News / Utah / 

COVID-19 sick callouts forcing Utah restaurants to close days at a time

Customers dine at Post Office Place in Salt Lake City Tuesday. Last week it experienced understaffing due to COVID-19. (Lauren Steinbrecher, KSL-TV)


1 photo

Estimated read time: 2-3 minutes

SALT LAKE CITY — Utah restaurants are closing for days at a time because they say too many staff members are calling out sick with COVID-19.

As the omicron variant continues to spread, places like the Melting Pot in downtown Salt Lake City put a sign on its door Tuesday evening, indicating that it had to close because of staffing shortages due to the pandemic.

Post Office Place, which is right next door, just went through the same issue last week.

"We haven't had that unexpected, 'Oh my gosh, we really don't have enough people to be open,' experience," Tamara Gibo, managing member of Post Office Place and the restaurant Takashi, said.

Gibo explained that between both businesses, so many employees called out sick with COVID-19 that they didn't have the minimum staffing necessary to run Post Office Place.

They closed for a full three days — Thursday, Friday and Saturday. Gibo described how this meant employees who could work lost out on income, food had to be thrown away, and the bar didn't take in the revenue they need toward rent and other expenses.

"It's hard to close," Gibo said. "You build up clientele, and you build up traffic, and you build up expectations. And it's heartbreaking to not be able to be open."

Michele Corigliano with the Salt Lake Area Restaurant Association said she's been taking frantic calls from business owners all week about the same problem, with some having to completely shut down for five days.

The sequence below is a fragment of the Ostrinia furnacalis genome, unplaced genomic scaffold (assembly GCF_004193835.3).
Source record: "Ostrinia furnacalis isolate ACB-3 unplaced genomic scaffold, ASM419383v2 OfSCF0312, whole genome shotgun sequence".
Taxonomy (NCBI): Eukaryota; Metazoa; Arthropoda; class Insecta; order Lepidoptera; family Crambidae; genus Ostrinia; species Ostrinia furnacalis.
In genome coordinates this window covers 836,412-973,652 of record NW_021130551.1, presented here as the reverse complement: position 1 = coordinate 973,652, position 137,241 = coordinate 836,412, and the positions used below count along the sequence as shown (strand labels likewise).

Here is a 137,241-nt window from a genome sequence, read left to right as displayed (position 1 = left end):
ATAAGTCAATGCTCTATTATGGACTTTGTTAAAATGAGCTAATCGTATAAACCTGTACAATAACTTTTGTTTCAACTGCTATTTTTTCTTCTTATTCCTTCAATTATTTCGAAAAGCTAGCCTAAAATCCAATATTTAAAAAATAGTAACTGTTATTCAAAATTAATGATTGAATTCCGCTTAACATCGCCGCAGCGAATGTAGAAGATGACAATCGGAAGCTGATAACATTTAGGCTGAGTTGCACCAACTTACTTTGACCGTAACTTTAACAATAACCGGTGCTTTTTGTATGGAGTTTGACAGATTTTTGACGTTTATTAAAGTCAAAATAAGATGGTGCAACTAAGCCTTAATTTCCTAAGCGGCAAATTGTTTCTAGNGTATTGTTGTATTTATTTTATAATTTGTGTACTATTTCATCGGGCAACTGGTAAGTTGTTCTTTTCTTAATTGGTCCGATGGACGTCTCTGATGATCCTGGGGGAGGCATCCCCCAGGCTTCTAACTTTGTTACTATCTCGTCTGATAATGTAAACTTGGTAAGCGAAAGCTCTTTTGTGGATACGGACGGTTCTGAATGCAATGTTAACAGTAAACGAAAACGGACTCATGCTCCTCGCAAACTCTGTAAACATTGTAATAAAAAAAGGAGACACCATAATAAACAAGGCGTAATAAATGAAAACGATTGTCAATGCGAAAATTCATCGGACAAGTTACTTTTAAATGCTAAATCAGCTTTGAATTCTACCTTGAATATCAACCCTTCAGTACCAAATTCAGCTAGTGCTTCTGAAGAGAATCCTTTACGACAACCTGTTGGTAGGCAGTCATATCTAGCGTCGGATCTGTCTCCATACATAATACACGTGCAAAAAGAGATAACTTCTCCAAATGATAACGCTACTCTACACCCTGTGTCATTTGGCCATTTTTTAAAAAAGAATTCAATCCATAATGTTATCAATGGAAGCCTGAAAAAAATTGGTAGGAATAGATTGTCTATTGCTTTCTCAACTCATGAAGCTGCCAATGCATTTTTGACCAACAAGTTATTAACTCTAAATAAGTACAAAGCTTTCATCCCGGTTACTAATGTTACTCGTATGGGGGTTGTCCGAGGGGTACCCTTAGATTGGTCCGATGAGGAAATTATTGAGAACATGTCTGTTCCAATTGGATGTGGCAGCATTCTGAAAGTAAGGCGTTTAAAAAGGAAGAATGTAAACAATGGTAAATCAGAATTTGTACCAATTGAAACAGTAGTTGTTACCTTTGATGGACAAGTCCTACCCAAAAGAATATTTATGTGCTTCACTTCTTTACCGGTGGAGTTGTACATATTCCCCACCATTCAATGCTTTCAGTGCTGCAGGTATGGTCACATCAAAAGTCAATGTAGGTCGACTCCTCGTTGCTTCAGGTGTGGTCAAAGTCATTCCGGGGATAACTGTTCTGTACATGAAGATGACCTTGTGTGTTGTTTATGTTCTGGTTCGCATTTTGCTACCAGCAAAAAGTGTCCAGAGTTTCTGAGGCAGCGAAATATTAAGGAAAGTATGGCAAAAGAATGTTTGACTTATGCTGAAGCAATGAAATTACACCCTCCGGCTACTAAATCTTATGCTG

"They're saying 75 to 80 percent of their employees are out," Corigliano said. "It is crazy. Just crazy."

The Melting Pot in Salt Lake City put a sign on their door Tuesday evening, indicating they had to close because of staffing shortages due to the pandemic.
The Melting Pot in Salt Lake City put a sign on their door Tuesday evening, indicating they had to close because of staffing shortages due to the pandemic. (Photo: Lauren Steinbrecher, KSL-TV)

Even if it's a few days, she explained that restaurant owners are taking huge losses.

"They have their fixed costs that aren't going away," she said. "So, they are wondering if there's any kind of grants that the state is going to help with. They don't know about unemployment benefits for their employees."

As the restaurant industry waits to see what kind of relief is possible to dip into, at the very least, everyone hopes COVID-19 cases will calm down.

Post Office Place is optimistic it can weather whatever the pandemic serves up next.

"Even if some others do come up with positive tests, I think we're OK staff-wise to be able to make the rotations and fill in the gaps," Gibo said.

Hoping at the very least, they won't have to close again.

Gibo recommended that anyone dining out check a restaurant's social media page or call ahead to make sure the establishment is open during its normal days and hours.

Photos

Related Stories

Lauren Steinbrecher

    SIGN UP FOR THE KSL.COM NEWSLETTER

    Catch up on the top news and features from KSL.com, sent weekly.
    By subscribing, you acknowledge and agree to KSL.com's Terms of Use and Privacy Policy.

    KSL Weather Forecast